Constitutional Law II

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Constitutional Law II
2012-04-30 13:34:14
Spring 2012

Spring 2012 - Professor Eastman
Show Answers:

  1. What phrase in the constitution prohibits states to make law that retroactively apply to contracts?
    • the same phrase that prohibits them from making ex post facto laws
    • no state shall pass a law “impairing the obligation of contracts.”
    • found in Article 1 section 10 --> limit on states' powers
  2. Sturges v. Crowninshield
    Overturned NY bankruptcy law that retroactively applied to contracts
  3. Ogden v. Saunders
    A bankruptcy law that applied to only future contracts was upheld
  4. Fletcher v. Peck
    Contracts Clause applies to contracts for which the state is a party
  5. Dartmouth College v. Woodward
    when private monies were invested in a public charter, changes in the charter were governed by the Contracts Clause
  6. Charles River Bridge v. Warren Bridge
    Ambiguity in contracts were resolved in favor of the public interest
  7. United States Trust Co. v. New Jersey
    • A state’s impairment of its own contract must be shown to be reasonable and necessary to serve an important public purpose
    • Applicable to contracts in which the state is a party and those that are purely private
    • State is deferred less to on its own contracts
  8. Stone v. Mississippi
    The state could not bargain away its ability to decide what criminal laws it did or did not have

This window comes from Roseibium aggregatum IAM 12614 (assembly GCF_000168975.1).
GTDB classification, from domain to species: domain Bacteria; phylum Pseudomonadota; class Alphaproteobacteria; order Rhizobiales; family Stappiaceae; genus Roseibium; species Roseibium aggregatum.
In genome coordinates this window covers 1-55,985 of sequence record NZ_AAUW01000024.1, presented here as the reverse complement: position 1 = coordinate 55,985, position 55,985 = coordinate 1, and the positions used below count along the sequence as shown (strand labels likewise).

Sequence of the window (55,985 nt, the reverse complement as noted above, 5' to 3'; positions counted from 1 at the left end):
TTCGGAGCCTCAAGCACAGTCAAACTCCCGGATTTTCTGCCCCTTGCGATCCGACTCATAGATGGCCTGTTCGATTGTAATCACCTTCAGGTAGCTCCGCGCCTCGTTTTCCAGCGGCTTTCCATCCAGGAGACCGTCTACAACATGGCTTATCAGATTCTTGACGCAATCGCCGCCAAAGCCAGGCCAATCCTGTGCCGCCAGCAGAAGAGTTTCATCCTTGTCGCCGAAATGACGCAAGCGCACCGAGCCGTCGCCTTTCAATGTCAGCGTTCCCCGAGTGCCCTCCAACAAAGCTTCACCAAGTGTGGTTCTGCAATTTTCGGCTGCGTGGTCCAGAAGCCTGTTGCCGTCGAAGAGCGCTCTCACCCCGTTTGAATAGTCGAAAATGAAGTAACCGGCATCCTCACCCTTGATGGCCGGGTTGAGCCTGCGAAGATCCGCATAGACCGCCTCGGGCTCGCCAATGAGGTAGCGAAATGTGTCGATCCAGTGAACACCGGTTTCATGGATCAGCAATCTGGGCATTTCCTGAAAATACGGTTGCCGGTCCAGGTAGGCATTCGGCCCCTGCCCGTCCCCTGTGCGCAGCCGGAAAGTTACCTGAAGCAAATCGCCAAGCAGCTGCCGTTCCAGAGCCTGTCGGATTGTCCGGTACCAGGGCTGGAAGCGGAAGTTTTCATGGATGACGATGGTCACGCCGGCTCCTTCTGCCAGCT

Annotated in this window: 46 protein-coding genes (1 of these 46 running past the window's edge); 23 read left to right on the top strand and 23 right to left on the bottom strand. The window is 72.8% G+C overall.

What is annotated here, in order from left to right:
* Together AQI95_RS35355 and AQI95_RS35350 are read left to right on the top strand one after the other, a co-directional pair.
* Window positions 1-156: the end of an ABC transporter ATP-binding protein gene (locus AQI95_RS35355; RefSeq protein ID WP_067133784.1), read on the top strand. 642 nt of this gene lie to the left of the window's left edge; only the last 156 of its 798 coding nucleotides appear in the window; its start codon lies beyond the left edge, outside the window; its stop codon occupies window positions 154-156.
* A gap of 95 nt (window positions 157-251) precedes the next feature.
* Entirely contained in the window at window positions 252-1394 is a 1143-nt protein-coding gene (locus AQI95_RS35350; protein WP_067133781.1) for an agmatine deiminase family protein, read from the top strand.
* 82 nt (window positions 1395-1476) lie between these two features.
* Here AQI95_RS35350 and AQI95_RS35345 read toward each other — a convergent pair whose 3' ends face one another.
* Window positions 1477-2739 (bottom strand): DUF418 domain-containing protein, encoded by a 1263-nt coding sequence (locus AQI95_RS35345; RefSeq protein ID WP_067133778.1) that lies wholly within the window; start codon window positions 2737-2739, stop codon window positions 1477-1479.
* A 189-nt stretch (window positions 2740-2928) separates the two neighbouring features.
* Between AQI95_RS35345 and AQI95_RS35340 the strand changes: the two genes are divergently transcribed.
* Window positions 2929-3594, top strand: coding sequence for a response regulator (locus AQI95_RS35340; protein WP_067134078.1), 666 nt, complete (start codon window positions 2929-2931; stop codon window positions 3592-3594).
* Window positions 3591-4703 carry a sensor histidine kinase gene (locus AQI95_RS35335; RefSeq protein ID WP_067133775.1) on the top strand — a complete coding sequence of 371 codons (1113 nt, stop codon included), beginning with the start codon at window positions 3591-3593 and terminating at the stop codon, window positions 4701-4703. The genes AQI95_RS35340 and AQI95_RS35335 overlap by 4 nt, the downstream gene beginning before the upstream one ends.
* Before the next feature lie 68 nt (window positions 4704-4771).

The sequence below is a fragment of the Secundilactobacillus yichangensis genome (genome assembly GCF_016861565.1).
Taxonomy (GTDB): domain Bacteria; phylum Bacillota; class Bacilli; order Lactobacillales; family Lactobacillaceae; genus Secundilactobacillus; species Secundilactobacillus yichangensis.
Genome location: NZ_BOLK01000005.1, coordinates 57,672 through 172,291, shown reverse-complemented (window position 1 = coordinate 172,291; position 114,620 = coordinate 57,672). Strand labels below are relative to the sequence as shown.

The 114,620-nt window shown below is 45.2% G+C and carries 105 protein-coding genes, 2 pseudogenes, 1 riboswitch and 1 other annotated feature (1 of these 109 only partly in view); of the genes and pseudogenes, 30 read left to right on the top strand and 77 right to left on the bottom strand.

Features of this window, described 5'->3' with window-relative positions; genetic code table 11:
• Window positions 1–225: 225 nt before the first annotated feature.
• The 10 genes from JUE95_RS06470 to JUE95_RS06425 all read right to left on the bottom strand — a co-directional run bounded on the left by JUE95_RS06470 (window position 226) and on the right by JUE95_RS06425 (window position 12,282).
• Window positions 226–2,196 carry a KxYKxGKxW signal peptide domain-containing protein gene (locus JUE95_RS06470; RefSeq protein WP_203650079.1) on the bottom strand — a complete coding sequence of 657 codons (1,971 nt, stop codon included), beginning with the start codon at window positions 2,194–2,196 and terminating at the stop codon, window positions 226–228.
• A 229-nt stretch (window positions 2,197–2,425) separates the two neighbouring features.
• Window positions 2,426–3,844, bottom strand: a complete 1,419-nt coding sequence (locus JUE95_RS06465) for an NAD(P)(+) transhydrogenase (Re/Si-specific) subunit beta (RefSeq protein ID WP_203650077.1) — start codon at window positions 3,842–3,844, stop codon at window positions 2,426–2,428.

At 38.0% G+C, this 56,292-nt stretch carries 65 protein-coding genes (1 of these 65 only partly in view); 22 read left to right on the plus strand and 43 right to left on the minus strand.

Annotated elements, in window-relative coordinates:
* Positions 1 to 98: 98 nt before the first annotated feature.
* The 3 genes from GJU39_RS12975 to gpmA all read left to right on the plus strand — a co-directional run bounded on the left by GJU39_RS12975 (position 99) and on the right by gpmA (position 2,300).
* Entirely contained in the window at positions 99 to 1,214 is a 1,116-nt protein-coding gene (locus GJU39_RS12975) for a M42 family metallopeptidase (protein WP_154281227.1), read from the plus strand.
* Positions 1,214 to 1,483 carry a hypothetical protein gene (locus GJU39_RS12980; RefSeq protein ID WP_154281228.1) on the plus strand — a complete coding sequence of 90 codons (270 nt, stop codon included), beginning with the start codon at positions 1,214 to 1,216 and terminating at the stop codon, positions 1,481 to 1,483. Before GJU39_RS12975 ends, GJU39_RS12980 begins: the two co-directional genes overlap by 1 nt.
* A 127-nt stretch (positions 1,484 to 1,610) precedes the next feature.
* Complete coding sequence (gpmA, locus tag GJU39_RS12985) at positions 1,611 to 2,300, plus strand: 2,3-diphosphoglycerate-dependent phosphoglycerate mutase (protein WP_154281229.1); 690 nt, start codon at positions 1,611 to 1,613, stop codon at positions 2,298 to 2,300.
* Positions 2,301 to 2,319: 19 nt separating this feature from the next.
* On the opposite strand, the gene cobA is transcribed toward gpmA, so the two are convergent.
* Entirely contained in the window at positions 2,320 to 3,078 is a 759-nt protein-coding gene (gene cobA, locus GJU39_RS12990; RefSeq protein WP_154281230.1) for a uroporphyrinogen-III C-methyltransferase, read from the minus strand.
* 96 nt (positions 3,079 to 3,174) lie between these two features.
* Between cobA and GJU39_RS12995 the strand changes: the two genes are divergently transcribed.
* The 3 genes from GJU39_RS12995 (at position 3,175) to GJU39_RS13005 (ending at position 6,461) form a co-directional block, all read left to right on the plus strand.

9. What was the regulation in Blaidsdell, and was it ruled constitutional?
    Temporary restriction of creditors remedies during the great Depression was ruled constitutional
  10. When is the Blaisdell test applied?
    when the state is acting as a regulator instead of a market participant
  11. What factors did Blaidsell and its subsequent cases look to to determine whether a restriction on contracts was constitutionally permissible?
    • Emergency
    • Legislation addressed to legitimate end – basic interest of society
    • The relief granted was reasonable given the situation
    • The conditions were not unreasonable
    • Legislation was temporary
  12. What law was in question in Allied Structural Steel v. Spannus?
    A MN law required private companies to fund pensions that had not yet vested (according to the employment/retirement fund contract), in effect, the law forced the pension to vest earlier than the private contract specified
  13. Why was the law in Allied Structural Steel v. Spannus found to be unconstitutional? What was the test used?
    • The court used the test set forth in Home Building:
    • - the field was not already heavily regulated
    • - the regulation was not temporary
    • - it severely impaired the contractual relationship (nullified express terms of the company's contractual obligations)
    • - the narrow focus of the law demonstrated no broad public policy concern
  14. In what cases were laws imparing contracts found to be constitutional because the fields were already heavily regulated, and what were the fields in question?
    • - Energy Reserves Group v. Kansas Power and Light Co.
    • - Exxon Corp. v. Eagerton
    • - General Motors Corp. v. Romein- coordination of benefits for injured or disabled workers
  15. The Federal Government is not limited by the ______ clause, but is limited in a less searching manner by the _____ _____ Clause.